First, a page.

Getting Started with Phoenix and LiveView
This guide covers getting up and running with Elixir and Phoenix. This is a direct conversion of the Getting started with Rails Guide so it especially suited for you that already knows Ruby on Rails.
The goal of the guide is to teach you:
- How to install Phoenix, create a new application, and connect your application to a database.
- The general layout of a Phoenix application.
- How to quickly generate the starting pieces of a Phoenix application.
1 Guide Assumptions
This guide is designed for beginners who want to get started with a Phoenix application from scratch. You dont need have any prior experience with Phoenix.
Phoenix is a web application framework running on the Elixir programming language. The guide assumes that you have some prior experience with either Ruby on Rails or Elixir.
The guide also assumes that you are running on an Intel Mac and that if you dont, you know how to convert the Mac specific instructions to your environment.
2 What is Phoenix?
Phoenix is a web application development framework written in the Elixir programming language. It is designed to make it easy to focus on your business domain, bringing you immediate productivity and long-term code maintainability.
It comes with support for building real time applications out of the box. Either by using Phoenix channels with Phoenix Presence, or by using Phoenix LiveView and build realtime interactive apps without frontend complexity.
Phoenix is opinionated software. It makes the assumption that there is a “best” way to do things, and it’s designed to encourage that way - and in some cases to discourage alternatives.
3 Creating a New Phoenix Project
The best way to read this guide is to follow it step by step. All steps are essential to run this example application and no additional code or steps are needed.
By following along with this guide, you’ll create a Phoenix project called blog, a (very) simple weblog. Before you can start building the application, you need to make sure that you have Elixir and Phoenix installed.
3.1 Installing Phoenix
Before you install Phoenix, you should check to make sure that your system has the proper prerequisites installed. These include:
- Yarn (or Npm)
3.1.1 Installing Elixir
The preferred way to install Elixir is to use the asdf package manager. You can install it with homebrew with:
brew install asdf
Add asdf.sh to your ~/.zshrc with:
echo -e "\n. $(brew --prefix asdf)/asdf.sh" >> ~/.zshrc
# Add Elixir to list of plugins asdf plugin add elixir # Install latest version asdf install elixir latest # OR asdf install elixir 1.11.2-otp-23 # Set that asdf global elixir latest
You can now see that it works in the console by running:
3.1.2 Installing PostgreSQL
I preferr to install and run Postgres App which usually works out of the box with OS X.
However, you can also install postgres with Homebrew. Run the command:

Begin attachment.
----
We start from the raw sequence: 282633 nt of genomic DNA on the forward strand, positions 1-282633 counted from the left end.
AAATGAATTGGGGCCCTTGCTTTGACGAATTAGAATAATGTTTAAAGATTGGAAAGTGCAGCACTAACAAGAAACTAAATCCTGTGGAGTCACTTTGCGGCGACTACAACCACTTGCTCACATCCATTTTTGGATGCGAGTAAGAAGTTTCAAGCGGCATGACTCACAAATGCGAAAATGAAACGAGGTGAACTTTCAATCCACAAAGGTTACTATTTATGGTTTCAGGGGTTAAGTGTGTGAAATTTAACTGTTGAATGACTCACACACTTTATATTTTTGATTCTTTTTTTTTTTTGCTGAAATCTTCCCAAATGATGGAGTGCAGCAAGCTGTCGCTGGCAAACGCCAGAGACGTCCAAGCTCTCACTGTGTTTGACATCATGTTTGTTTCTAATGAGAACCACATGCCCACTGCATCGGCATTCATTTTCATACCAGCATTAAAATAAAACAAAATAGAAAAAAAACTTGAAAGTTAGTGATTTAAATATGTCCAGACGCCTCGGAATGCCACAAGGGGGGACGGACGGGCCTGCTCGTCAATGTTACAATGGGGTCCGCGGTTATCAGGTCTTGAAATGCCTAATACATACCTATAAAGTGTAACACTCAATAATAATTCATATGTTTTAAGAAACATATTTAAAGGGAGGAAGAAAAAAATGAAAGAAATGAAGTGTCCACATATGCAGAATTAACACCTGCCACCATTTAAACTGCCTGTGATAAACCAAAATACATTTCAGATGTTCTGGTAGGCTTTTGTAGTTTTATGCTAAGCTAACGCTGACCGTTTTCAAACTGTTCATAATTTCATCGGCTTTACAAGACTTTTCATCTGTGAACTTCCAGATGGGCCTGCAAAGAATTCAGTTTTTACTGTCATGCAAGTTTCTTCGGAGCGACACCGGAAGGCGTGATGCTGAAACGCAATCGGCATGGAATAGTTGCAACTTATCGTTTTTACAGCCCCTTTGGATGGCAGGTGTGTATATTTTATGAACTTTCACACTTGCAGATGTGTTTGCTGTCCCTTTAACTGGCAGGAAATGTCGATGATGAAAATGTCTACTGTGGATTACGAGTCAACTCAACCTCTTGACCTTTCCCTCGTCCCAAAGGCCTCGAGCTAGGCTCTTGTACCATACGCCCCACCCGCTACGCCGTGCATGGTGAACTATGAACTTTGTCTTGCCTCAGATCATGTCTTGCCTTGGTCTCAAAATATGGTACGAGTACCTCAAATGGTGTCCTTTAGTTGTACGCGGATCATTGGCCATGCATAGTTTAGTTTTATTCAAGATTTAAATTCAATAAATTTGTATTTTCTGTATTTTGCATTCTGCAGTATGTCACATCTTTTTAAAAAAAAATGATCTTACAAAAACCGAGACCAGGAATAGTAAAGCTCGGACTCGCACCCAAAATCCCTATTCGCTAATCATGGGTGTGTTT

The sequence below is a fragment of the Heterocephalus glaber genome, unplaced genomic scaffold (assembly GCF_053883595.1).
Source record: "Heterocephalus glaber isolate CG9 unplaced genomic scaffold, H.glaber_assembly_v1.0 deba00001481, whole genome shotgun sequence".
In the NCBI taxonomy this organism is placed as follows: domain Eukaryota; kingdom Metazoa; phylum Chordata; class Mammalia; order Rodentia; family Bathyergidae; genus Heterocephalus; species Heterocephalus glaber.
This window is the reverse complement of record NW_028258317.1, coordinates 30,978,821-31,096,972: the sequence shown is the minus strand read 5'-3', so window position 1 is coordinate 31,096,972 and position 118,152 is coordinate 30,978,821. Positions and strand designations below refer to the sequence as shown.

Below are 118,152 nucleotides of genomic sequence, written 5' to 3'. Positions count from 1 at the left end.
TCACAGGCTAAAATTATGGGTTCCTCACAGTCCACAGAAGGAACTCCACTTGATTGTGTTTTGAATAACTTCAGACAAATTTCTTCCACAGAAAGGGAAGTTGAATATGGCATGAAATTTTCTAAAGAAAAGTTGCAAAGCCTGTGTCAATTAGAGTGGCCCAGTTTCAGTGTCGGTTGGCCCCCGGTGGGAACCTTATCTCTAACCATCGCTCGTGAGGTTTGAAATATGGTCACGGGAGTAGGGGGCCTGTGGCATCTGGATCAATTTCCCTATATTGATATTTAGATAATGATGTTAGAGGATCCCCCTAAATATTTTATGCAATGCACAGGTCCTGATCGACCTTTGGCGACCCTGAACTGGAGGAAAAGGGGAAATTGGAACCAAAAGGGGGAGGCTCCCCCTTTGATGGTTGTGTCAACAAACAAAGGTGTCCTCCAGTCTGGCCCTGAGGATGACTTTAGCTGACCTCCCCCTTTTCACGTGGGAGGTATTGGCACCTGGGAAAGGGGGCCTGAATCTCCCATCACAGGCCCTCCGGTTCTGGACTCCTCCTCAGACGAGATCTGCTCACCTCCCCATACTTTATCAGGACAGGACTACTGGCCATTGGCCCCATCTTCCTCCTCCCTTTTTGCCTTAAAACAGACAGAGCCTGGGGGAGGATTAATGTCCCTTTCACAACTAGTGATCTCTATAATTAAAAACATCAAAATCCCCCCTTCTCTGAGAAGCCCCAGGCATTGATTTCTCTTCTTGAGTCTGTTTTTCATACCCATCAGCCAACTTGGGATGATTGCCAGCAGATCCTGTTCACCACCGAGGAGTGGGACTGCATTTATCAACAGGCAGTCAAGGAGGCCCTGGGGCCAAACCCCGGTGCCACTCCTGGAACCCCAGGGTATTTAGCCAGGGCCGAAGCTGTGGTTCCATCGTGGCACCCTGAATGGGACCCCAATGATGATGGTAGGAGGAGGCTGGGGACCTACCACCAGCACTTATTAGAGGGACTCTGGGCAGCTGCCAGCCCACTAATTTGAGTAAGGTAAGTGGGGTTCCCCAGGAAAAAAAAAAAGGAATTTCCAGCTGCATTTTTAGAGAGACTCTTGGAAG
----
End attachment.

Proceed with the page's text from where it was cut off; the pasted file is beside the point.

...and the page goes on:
brew install postgres
Check that everything was installed correctly and the version of PostgreSQL by using the
To start PostgreSQL run the following command in the Terminal.
brew services start postgres
3.1.3 Installing Node.js and Yarn
You will also need Node.js and Yarn installed to manage your Phoenix application’s frontend.
You most likely have this installed or have a preferred way to install it. Otherwhise find the installation instructions at the Node.js website and verify it’s installed correctly with the following command:
Make sure its recent version (> 12.16.1)
You can install Yarn through the Homebrew package manager. This will also install Node.js if it is not already installed.
brew install yarn
Check the version in the console by:
If it says something like “1.22.5”, Yarn has been installed correctly.
3.1.4 Installing Phoenix
First, intstall the hex package manager
Then, to install Phoenix, run:
mix archive.install hex phx_new
3.2 Creating the Blog Application
Phoenix comes with a number of scripts called generators that are designed to make your development life easier by creating everything that’s necessary to start working on a particular task. One of these is the new application generator, which will provide you with the foundation of a fresh Phoenix application so that you don’t have to write it yourself.
To use this generator, open a terminal, navigate to a directory where you have rights to create files, and type:
mix phx.new blog
This will create a Phoenix application called Blog in a blog directory and install the dependencies that are already mentioned in
mix deps.get. When promted for installing dependencies, just press
Y. It also fetches the default assets by running
After you create the blog application, you will be prompted with a message like:
We are almost there! The following steps are missing: $ cd blog Then configure your database in config/dev.exs and run: $ mix ecto.create Start your Phoenix app with: $ mix phx.server You can also run your app inside IEx (Interactive Elixir) as: $ iex -S mix phx.server
So, to continue, switch to its folder:
Generate a Phoenix Boilerplate and save hours on your next project.Learn More
Published 11 Jul - 2020
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